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Democracy and Integration Theory in the 1990s: A Study in European Polity-Formation. JMWP No. 14.98, June 1998

Chryssouchoou, Dimitris N. (1998) Democracy and Integration Theory in the 1990s: A Study in European Polity-Formation. JMWP No. 14.98, June 1998. [Working Paper]

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    Abstract

    [From the Introduction]. To begin our theoretical journey, students of European 'polity-formation' are confronted with a fundamental theoretical challenge: to conceptualise the emerging patterns of interaction between the collectivity and the segments by taking into account the intersection of different theoretical approaches. The aim is to enhance our understanding of the structural properties and operational dynamics of European governance after the formal conclusion of yet another formal treaty revision. However one classifies the end-product of the 1996/97 Intergovernmental Conference (IGC), the following set of questions warrant our attention. What is new about European integration in the 1990s? Is it possible to classify the emerging European polity under a comprehensive model of governance? If 'yes', then what conceptual and analytical lenses should be used? What are the limits and possibilities of an 'ever closer union' among distinct, yet highly interdependent, polities? Has a terminal state of integration become discernible? Finally, what is the dominant character of the relationship between democracy (as indirect demos control) and integration (as polity-formation)? These questions form part of a wider research agenda which revolves around a plurality of interrelated issues: the future of the European state system; the viability of democratic arrangements within and across pre-established borders; novel forms of large-scale community-building, multiple identity-holding and formal constitutional engineering; the locus of sovereignty over an ever expanding array of transnational activities; the relationship between the functional scope, territorial scale and integrative level of joint decision-making; the institutionalisation of new avenues of political communication, and the question of citizen identification with EU structures. The above list may well be extended to cover most areas of regional political life, cutting across the conventional disciplines in the study of the EU. In this article, such an ensemble of concepts and ideas is treated within the wider theoretical laboratory of European 'polity-formation': the creation of a profound locking together of distinct culturally defined and politically organised units within a larger, purposive whole.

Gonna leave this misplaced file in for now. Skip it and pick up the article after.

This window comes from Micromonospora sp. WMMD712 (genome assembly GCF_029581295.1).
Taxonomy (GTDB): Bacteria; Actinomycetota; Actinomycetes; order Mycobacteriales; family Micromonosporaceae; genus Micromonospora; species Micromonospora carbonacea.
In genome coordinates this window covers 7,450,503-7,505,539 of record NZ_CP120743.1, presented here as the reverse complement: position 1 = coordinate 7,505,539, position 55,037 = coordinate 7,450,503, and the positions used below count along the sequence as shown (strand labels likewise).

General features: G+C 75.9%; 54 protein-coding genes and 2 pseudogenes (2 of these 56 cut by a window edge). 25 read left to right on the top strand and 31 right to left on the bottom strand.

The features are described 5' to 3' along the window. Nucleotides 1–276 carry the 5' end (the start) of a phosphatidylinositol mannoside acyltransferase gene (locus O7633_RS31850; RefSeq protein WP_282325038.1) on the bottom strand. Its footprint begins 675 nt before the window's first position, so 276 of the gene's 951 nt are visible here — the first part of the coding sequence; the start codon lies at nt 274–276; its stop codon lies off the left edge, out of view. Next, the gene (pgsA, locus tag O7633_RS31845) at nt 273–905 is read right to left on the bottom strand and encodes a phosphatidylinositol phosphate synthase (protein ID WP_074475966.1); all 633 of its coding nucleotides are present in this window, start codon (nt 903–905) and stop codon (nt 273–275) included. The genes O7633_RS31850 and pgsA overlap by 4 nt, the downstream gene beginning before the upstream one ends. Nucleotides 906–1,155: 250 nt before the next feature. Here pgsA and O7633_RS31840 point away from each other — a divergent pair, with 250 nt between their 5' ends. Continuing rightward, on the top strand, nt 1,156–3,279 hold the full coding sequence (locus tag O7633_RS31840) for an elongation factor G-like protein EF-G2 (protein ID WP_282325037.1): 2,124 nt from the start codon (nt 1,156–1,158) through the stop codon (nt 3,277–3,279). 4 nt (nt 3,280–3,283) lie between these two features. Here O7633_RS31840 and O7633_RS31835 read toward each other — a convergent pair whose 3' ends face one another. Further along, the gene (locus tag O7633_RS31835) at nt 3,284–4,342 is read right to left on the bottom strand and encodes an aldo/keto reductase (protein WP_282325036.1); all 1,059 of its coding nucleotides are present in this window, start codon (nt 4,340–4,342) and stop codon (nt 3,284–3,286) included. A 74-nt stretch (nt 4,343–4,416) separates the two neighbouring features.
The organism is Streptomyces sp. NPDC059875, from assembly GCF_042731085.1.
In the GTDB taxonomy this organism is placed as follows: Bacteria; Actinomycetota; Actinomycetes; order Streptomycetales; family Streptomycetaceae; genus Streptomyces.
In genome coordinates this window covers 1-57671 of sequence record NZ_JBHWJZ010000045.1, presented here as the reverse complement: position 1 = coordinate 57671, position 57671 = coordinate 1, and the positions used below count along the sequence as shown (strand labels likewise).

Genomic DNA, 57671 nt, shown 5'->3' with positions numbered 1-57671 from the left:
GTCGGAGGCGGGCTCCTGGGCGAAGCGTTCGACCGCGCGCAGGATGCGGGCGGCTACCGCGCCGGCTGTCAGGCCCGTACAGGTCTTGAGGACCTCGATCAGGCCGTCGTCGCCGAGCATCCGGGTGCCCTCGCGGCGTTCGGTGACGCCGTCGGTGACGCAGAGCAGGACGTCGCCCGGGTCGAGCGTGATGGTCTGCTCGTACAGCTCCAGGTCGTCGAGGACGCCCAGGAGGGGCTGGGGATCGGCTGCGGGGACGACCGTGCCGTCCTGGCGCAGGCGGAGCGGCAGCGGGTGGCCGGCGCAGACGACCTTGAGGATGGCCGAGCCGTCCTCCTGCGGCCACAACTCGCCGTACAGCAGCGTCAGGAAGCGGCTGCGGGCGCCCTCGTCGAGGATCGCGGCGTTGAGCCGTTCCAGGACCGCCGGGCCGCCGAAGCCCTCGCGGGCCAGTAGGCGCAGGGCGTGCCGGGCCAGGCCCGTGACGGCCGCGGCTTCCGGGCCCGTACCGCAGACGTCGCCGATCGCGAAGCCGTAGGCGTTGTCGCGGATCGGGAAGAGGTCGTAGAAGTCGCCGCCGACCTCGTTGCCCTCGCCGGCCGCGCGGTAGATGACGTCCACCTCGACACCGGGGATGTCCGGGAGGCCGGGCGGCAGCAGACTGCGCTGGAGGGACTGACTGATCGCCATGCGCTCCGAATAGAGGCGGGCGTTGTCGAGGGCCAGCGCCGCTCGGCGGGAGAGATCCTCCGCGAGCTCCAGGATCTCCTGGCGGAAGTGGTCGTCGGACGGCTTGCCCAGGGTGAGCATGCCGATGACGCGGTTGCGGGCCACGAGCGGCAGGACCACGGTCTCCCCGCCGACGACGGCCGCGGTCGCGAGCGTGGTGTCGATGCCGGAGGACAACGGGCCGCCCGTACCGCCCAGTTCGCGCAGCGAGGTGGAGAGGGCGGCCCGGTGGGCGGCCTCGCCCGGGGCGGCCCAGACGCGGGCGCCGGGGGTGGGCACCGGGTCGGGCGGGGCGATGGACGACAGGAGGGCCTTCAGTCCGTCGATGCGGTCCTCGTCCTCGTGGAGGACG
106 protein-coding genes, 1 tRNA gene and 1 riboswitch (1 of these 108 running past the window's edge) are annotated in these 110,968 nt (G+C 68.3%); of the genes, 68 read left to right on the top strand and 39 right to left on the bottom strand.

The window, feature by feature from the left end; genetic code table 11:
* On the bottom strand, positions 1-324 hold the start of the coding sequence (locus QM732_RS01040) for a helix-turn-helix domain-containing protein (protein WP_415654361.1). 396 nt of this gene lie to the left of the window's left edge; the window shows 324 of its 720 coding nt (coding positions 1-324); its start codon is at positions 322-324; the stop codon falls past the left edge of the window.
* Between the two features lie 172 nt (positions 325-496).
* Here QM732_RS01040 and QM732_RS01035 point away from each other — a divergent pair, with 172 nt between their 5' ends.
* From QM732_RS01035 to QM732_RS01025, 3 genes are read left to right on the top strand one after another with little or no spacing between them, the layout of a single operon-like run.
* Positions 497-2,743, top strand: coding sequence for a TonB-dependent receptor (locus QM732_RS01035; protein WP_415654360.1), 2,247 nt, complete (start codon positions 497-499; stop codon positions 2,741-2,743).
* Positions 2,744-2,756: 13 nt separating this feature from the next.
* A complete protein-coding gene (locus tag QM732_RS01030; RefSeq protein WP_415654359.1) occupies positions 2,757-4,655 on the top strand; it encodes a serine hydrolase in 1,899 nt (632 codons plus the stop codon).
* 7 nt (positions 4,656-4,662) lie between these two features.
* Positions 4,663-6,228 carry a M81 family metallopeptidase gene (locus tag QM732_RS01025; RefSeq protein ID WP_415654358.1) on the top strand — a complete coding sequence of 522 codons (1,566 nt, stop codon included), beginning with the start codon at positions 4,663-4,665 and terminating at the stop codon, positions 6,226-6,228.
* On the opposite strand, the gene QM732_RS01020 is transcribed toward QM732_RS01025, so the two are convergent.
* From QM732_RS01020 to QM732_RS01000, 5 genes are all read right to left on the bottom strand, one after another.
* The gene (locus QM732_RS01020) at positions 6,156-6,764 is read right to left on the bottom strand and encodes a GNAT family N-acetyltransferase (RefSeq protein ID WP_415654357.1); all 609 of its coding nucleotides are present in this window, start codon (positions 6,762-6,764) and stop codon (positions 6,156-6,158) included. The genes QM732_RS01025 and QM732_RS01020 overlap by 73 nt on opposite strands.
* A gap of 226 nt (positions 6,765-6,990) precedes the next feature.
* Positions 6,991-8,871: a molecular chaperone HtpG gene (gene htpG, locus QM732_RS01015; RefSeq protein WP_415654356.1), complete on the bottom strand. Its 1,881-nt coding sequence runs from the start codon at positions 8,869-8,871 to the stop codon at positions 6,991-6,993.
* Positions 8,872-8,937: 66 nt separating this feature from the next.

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    Item Type: Working Paper
    Subjects for non-EU documents: EU policies and themes > Treaty reform > IGC 1996
    EU policies and themes > Policies & related activities > political affairs > democracy/democratic deficit
    Other > integration theory (see also researching and writing the EU in this section)
    Subjects for EU documents: UNSPECIFIED
    EU Series: UNSPECIFIED
    ["eprint_fieldname_eusries" not defined]: UNSPECIFIED
    EU Annual Reports: UNSPECIFIED
    Series: Series > University of Catania > Department of Political Studies, European Centre Jean Monnet "Euromed", Jean Monnet Working Papers in Comparative and International Politics
    Depositing User: Phil Wilkin
    Official EU Document: No
    Language: English
    Date Deposited: 17 Mar 2003
    Page Range: p. 20
    Last Modified: 15 Feb 2011 17:15
    URI: http://aei.pitt.edu/id/eprint/409

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